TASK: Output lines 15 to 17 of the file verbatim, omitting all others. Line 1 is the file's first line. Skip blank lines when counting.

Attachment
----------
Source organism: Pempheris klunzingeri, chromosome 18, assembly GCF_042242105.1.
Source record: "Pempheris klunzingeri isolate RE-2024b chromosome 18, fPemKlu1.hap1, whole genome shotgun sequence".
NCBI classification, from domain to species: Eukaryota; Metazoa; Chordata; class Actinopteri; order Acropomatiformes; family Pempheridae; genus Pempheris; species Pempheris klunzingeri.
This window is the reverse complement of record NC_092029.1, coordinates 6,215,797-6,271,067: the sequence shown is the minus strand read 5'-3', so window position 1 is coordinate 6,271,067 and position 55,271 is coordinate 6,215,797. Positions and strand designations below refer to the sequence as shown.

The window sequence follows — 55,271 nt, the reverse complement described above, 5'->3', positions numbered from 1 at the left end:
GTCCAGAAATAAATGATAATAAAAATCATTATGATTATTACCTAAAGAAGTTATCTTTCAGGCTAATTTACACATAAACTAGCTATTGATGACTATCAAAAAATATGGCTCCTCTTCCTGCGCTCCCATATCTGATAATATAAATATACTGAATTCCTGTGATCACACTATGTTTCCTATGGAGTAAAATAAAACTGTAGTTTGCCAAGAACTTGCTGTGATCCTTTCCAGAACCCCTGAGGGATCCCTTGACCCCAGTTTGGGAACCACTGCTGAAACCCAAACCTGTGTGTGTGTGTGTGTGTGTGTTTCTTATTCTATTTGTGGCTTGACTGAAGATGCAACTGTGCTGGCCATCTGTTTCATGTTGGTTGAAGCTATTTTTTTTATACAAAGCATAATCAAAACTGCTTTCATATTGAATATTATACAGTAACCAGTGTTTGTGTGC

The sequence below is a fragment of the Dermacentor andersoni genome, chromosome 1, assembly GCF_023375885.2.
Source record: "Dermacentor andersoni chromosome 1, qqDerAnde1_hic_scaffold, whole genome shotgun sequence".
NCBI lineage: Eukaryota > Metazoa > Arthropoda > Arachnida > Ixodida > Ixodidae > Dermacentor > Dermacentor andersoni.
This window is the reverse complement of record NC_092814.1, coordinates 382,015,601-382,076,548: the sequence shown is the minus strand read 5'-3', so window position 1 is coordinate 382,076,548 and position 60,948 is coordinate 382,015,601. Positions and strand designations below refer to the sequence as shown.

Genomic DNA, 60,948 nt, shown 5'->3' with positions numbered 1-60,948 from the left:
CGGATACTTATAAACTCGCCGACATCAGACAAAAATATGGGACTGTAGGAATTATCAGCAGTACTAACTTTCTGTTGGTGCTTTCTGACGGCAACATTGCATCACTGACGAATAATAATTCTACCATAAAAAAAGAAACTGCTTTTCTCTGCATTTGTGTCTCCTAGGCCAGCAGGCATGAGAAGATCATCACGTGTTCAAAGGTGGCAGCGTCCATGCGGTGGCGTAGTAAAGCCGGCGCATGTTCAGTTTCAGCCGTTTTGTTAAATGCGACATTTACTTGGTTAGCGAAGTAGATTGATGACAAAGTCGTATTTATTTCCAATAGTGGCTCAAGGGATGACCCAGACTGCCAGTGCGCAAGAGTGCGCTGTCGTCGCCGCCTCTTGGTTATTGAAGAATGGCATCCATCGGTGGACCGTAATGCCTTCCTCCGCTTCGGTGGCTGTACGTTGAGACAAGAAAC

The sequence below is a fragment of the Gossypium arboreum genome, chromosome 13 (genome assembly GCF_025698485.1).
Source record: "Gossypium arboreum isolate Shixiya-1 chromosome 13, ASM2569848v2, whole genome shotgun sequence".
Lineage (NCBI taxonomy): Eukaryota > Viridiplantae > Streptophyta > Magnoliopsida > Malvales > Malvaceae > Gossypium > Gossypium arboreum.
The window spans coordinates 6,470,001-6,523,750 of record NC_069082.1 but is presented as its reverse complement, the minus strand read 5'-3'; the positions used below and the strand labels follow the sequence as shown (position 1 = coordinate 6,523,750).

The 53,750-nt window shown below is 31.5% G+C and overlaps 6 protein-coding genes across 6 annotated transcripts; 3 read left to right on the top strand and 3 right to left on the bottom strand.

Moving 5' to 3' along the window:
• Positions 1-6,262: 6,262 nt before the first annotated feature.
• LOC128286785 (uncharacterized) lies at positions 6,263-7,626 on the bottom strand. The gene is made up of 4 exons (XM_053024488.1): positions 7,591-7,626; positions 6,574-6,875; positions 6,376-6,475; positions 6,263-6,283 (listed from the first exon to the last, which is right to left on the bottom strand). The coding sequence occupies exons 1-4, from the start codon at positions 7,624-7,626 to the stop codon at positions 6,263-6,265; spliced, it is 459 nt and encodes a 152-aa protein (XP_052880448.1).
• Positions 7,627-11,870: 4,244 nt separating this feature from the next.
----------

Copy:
Lineage (NCBI taxonomy): Eukaryota > Viridiplantae > Streptophyta > Magnoliopsida > Malvales > Malvaceae > Gossypium > Gossypium arboreum.
The window spans coordinates 6,470,001-6,523,750 of record NC_069082.1 but is presented as its reverse complement, the minus strand read 5'-3'; the positions used below and the strand labels follow the sequence as shown (position 1 = coordinate 6,523,750).

The 53,750-nt window shown below is 31.5% G+C and overlaps 6 protein-coding genes across 6 annotated transcripts; 3 read left to right on the top strand and 3 right to left on the bottom strand.